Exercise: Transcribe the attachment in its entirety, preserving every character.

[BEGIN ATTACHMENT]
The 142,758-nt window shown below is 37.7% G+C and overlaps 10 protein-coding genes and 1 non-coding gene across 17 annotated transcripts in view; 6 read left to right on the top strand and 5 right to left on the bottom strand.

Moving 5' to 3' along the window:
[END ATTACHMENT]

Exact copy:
The 142,758-nt window shown below is 37.7% G+C and overlaps 10 protein-coding genes and 1 non-coding gene across 17 annotated transcripts in view; 6 read left to right on the top strand and 5 right to left on the bottom strand.

Moving 5' to 3' along the window: